Isolation & Loneliness: How are people aged 55 and over coping in the ongoing pandemic?

Isolation and Loneliness how are people aged 55 and over coping cover

At the start of 2021, Central & Cecil (C&C) published findings of research by 250 C&C residents to seek their attitudes towards isolation and loneliness.

A year on, they have returned to the same theme finding out if residents have become ‘used’ to the presence of Coivd-19 and developed new coping strategies to stave off isolation and loneliness, or whether the pandemic is continuing to take its toll.

C&C's survey was conducted across December 2021 and January 2022. The objectives were to revisit their isolation and loneliness study, understanding current perceptions of C&C residents and the impact the pandemic (COVID-19) has had in the last 12 months. 

Key findings from the report:

  • 30% of residents reported feeling isolated or lonely within the past year. This is a 8% decrease from the 2021 survey, and compares more favorably to the 29% who said they felt isolated or lonely pre-Covid.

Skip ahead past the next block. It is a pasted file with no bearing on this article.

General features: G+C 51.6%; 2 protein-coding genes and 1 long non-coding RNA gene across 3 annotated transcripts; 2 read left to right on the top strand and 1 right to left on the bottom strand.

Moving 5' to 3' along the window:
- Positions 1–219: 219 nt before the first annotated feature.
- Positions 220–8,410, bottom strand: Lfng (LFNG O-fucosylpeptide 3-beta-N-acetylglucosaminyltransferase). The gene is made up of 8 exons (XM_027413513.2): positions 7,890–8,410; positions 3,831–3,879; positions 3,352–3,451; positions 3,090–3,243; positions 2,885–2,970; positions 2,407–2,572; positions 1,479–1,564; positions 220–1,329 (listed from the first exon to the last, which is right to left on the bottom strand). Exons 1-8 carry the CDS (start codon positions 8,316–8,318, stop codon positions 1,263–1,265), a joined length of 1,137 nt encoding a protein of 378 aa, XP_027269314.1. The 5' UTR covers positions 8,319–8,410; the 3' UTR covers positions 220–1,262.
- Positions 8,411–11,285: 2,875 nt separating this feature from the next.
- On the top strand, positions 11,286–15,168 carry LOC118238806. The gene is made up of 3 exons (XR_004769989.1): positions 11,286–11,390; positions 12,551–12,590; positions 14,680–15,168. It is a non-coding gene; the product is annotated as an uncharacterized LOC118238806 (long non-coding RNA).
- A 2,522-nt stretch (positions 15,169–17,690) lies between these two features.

• However, most of these residents (79%) said their feelings had in fact not improved since last year, with 54% saying they were feeling isolated or lonely more frequently.
  • The vast majority of residents do have the right support networks around them, with 88% citing friends and family as being critical to this (58% in 2020/21).

The report also includes next steps and key actions to take, further findings, and networks that helped residents to feel less lonely and isolated. The results of this report will C&C and others influence their choices on how they can improve their resident wellbeing.

This new report is also accompanied by a blog by C&C’s Managing Director, Julia Ashley titled: ‘Isolation and loneliness: Feelings continue to intensify another 12 months on’.